Source info propagation with macro expansion
Gauche tracks source code location information and shows it in the stack trace. However, what if the source is generated by macros? In 0.9.12, the macro expander re-attached the original source info to the outermost form of the macro output. However, if a runtime error occurred in constructed code other than the outermost one, stack trace couldn't find the info and had to show "[unknown location]". It was annoying especially when the code was the result of nested macro expansions, that you didn't get a clue about where the error came from.
I was annoyed enough, so from 0.9.13, you can have better stack trace. (Well, if you're familiar with other Scheme that employs syntax-case macro expander, you're already familiar with such a feature. Yes, Gauche finally caught up.)
Let's show it with a somewhat contrived example. The following
macro expands to
cxxx...xxr according to the given sequence
;; (cxr a r obj) == (car obj) ;; (cxr a a r obj) == (caar obj) ;; (cxr a d a r obj) == (cadar obj) ;;etc. (define-syntax cxr (syntax-rules (a d r) [(_ r obj) obj] [(_ a xs ...) (car (cxr xs ...))] [(_ d xs ...) (cdr (cxr xs ...))] [(_ . xs) (syntax-error "Malformed cxr:" (cxr . xs))]))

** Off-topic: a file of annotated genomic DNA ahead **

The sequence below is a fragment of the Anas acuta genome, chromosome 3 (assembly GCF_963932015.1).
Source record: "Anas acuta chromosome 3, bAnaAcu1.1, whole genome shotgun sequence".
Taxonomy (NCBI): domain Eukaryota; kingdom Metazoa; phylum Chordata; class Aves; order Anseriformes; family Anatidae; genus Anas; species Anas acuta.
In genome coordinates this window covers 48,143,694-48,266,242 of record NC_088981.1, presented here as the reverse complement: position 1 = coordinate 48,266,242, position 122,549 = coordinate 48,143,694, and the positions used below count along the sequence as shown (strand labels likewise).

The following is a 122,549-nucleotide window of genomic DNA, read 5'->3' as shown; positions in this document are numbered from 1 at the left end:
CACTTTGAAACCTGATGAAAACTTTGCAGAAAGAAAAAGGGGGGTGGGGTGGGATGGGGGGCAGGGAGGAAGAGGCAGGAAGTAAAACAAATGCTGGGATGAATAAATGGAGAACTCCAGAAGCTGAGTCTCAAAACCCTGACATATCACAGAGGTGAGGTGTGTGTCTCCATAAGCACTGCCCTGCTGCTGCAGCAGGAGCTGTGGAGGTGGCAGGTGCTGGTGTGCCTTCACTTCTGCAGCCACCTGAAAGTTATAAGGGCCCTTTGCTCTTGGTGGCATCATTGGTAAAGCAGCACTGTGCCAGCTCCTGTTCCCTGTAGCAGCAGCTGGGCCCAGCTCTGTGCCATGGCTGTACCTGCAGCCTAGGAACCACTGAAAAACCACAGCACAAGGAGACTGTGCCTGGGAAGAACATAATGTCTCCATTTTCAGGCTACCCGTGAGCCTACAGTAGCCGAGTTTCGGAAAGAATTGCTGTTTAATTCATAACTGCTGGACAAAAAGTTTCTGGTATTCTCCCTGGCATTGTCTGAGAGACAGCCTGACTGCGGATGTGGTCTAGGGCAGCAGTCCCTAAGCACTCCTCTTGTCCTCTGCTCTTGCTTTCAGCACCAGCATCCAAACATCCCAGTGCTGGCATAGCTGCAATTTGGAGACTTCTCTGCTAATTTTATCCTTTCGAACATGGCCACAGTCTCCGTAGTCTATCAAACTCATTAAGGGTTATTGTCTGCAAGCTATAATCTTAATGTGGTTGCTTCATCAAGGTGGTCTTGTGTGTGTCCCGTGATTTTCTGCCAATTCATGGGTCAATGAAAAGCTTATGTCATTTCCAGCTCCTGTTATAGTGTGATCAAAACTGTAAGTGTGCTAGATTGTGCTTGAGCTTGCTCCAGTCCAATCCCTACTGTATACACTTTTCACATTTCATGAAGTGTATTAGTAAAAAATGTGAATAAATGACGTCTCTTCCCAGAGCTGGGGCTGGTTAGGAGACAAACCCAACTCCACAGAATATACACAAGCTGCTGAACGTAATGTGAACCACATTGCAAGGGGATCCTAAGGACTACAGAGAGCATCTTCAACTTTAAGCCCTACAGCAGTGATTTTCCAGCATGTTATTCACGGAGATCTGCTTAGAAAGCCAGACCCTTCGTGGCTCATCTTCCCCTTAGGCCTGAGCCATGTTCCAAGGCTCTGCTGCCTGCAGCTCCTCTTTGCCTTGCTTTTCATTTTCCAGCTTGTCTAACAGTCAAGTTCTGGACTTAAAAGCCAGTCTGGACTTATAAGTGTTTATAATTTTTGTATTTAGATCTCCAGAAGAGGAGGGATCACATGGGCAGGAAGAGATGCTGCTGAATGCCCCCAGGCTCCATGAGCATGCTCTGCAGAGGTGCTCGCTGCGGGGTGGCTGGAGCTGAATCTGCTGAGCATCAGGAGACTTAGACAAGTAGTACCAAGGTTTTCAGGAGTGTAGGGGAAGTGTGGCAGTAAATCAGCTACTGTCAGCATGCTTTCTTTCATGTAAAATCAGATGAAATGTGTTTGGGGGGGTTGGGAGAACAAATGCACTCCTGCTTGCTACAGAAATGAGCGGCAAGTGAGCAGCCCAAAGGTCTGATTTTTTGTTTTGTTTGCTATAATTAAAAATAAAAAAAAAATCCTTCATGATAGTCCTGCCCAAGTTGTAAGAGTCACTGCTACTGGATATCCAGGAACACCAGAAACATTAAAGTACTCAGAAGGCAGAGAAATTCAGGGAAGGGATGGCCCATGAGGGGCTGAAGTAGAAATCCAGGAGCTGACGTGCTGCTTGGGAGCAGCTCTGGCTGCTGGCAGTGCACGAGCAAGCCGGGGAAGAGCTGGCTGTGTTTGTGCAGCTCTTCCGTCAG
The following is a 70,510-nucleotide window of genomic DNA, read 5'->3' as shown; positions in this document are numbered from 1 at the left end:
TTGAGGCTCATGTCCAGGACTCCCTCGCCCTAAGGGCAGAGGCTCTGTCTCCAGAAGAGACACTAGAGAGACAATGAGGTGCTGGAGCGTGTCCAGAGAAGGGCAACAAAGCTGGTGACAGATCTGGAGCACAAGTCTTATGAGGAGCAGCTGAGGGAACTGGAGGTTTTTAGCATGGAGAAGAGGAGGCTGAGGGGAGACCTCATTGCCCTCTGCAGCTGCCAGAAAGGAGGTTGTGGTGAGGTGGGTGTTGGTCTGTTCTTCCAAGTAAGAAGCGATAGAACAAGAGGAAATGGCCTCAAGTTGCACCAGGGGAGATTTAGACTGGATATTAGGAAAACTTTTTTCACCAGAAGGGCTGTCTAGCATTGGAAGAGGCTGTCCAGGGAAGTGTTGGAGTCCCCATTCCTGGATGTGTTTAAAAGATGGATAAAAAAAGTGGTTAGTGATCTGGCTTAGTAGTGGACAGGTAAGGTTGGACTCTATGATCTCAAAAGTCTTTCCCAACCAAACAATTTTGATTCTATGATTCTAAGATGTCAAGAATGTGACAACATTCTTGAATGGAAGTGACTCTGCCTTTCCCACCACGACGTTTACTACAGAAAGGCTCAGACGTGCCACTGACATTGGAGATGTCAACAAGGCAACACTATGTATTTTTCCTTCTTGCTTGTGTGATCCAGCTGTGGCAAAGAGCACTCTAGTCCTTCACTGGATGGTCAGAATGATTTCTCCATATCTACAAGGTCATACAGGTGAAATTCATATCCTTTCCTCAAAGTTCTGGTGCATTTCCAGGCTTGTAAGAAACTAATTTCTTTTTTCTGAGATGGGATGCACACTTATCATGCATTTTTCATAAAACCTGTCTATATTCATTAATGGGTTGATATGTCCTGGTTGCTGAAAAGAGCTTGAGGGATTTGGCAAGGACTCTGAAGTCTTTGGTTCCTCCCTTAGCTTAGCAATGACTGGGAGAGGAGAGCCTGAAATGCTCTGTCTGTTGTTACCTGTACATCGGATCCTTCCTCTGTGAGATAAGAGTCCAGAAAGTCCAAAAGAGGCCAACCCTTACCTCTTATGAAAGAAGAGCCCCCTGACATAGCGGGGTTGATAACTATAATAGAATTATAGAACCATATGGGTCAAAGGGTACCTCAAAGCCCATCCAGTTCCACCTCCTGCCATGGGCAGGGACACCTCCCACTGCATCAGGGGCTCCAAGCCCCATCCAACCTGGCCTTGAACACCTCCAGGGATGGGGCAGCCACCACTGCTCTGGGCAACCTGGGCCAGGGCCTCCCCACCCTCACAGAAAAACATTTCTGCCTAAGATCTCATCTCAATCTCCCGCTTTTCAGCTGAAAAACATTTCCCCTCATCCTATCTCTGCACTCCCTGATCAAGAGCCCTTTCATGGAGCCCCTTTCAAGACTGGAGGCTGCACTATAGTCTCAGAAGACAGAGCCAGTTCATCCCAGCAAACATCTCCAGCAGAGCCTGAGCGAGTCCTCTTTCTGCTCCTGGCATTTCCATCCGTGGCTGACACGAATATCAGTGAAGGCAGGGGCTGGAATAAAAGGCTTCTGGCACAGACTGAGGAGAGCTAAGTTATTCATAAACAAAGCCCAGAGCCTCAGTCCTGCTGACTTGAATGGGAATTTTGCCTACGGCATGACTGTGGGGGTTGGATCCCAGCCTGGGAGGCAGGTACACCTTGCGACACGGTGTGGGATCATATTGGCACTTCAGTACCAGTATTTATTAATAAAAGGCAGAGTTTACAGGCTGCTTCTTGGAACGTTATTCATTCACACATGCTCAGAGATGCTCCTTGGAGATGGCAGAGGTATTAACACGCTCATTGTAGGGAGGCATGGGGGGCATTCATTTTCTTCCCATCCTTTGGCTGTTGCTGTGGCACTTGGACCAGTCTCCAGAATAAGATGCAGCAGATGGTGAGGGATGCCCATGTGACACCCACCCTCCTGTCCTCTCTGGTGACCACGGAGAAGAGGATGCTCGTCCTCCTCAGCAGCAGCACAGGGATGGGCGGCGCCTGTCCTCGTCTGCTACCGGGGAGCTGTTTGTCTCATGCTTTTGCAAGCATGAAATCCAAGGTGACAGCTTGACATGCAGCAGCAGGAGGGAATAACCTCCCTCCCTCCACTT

In 0.9.12, if you pass something that causes a runtime error, you get the annoying unknown location:
gosh$ (cxr a a a a r '(1 2 3 4)) *** ERROR: pair required, but got 1 Stack Trace: _______________________________________ 0 (car (cxr a r '(1 2 3 4))) [unknown location] 1 (eval expr env) at "/usr/share/gauche-0.98/0.9.12/lib/gauche/interactive.scm":336
In 0.9.13, you'll get this:
gosh$ (cxr a a a a r '(1 2 3 4)) *** ERROR: pair required, but got 1 Stack Trace: _______________________________________ 0 (car (cxr a r '(1 2 3 4))) at "/home/shiro/src/Gauche/test/macro-source-info.scm":15 expanded from (cxr a a r '(1 2 3 4)) at "/home/shiro/src/Gauche/test/macro-source-info.scm":15 expanded from (cxr a a a r '(1 2 3 4)) at "/home/shiro/src/Gauche/test/macro-source-info.scm":15 expanded from (cxr a a a a r '(1 2 3 4)) at "(standard input)":34 1 (eval expr env) at "/home/shiro/src/Gauche/src/../lib/gauche/interactive.scm":354